Wal-Mart owes pharmacist $16.08 mln for gender bias, sum may drop

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By Jonathan Stempel

<span class="articleLocation”>Wal-Mart Stores Inc has been ordered by
a federal judge to pay $16.08 million to a former New Hampshire
pharmacist in a gender bias case, but the amount is only about
half what a jury awarded and may fall substantially further.

U.S. District Judge Steven McAuliffe also asked the New
Hampshire Supreme Court to advise whether the plaintiff Maureen
McPadden was entitled under state law to any of the $15 million
of “enhanced” damages that comprised most of the award.

Though “reasonable minds can differ,” Wal-Mart “asserts –
not implausibly” that such damages are not available, the
Concord, New Hampshire judge wrote on Jan. 6.

Wal-Mart considers the damages award “improper,” spokesman
Randy Hargrove said in an email. “We look forward to the New
Hampshire Supreme Court’s determination.”

The Bentonville, Arkansas-based retailer has said it does
not tolerate discrimination.

McPadden accused the world’s largest retailer of using her
loss of a pharmacy key as a pretext for her November 2012
dismissal from a store in Seabrook, New Hampshire, after more
than 13 years at the retailer.

She said Wal-Mart actually fired her in retaliation for her
raising concerns about whether prescriptions were being filled
properly. McPadden also said her gender played a role, saying a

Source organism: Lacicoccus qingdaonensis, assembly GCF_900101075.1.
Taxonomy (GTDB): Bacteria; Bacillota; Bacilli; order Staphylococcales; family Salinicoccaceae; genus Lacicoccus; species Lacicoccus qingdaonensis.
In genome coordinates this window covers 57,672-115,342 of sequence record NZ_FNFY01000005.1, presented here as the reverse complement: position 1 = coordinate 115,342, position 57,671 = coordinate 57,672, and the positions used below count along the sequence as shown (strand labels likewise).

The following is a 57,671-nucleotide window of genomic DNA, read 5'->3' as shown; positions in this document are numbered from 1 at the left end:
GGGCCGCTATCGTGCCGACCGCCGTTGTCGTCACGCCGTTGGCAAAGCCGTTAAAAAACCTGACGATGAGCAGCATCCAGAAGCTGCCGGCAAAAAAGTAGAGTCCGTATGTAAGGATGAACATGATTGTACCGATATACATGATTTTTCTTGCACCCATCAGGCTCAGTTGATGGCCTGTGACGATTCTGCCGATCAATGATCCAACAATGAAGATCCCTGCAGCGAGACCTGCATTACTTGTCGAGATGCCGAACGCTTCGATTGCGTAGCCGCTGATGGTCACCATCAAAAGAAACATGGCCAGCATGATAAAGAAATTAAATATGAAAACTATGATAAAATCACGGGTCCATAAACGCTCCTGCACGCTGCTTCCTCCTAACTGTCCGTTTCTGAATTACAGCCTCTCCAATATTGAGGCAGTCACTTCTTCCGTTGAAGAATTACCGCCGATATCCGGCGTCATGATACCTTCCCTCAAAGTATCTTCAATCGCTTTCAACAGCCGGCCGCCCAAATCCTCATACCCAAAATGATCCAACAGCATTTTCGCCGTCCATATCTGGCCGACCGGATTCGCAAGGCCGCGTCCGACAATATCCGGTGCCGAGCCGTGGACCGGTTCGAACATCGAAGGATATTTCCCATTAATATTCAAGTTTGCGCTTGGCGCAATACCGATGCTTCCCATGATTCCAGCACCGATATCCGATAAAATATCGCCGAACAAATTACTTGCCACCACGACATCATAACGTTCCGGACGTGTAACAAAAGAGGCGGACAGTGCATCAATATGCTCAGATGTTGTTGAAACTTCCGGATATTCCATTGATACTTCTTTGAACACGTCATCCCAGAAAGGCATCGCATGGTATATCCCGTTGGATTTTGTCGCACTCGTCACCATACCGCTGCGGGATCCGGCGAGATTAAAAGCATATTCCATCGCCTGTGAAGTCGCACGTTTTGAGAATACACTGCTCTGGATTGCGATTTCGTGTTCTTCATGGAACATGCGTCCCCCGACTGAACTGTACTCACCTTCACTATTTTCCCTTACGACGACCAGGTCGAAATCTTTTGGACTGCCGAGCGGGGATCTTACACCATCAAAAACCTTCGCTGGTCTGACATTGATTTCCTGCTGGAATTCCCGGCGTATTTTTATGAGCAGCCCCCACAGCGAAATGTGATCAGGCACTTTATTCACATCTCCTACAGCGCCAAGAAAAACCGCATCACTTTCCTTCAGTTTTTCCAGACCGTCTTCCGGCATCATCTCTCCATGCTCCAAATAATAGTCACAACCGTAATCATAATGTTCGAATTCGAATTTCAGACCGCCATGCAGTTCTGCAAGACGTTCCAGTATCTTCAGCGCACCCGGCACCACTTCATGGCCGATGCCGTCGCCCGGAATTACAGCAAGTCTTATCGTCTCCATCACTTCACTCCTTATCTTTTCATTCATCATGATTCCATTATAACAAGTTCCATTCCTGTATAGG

male pharmacist who later lost his key was not fired.

Jurors originally awarded McPadden $31.22 million, a sum
that McAuliffe said was “to say the least, startling.”

As required by federal law, the judge later reduced the
punitive damages component, to $300,000 from $15 million, and in
a Jan. 5 order said McPadden deserved just $111,591 of front
pay, one-fifth what the jury had awarded.

Wal-Mart had sought to overturn the entire verdict, but
McAuliffe rejected that request in September.

Rick Fradette, a lawyer for McPadden, said that if enhanced
damages were ever warranted, “it is where the world’s largest
private employer continues to discriminate against women in the
21st century.

“Wal-Mart’s posture has been that it will fight this to the
end,” he said. “We’ll see what the New Hampshire Supreme Court
has to say.”

The case is McPadden v. Wal-Mart Stores East LP, U.S.
District Court, District of New Hampshire, No. 14-00475.

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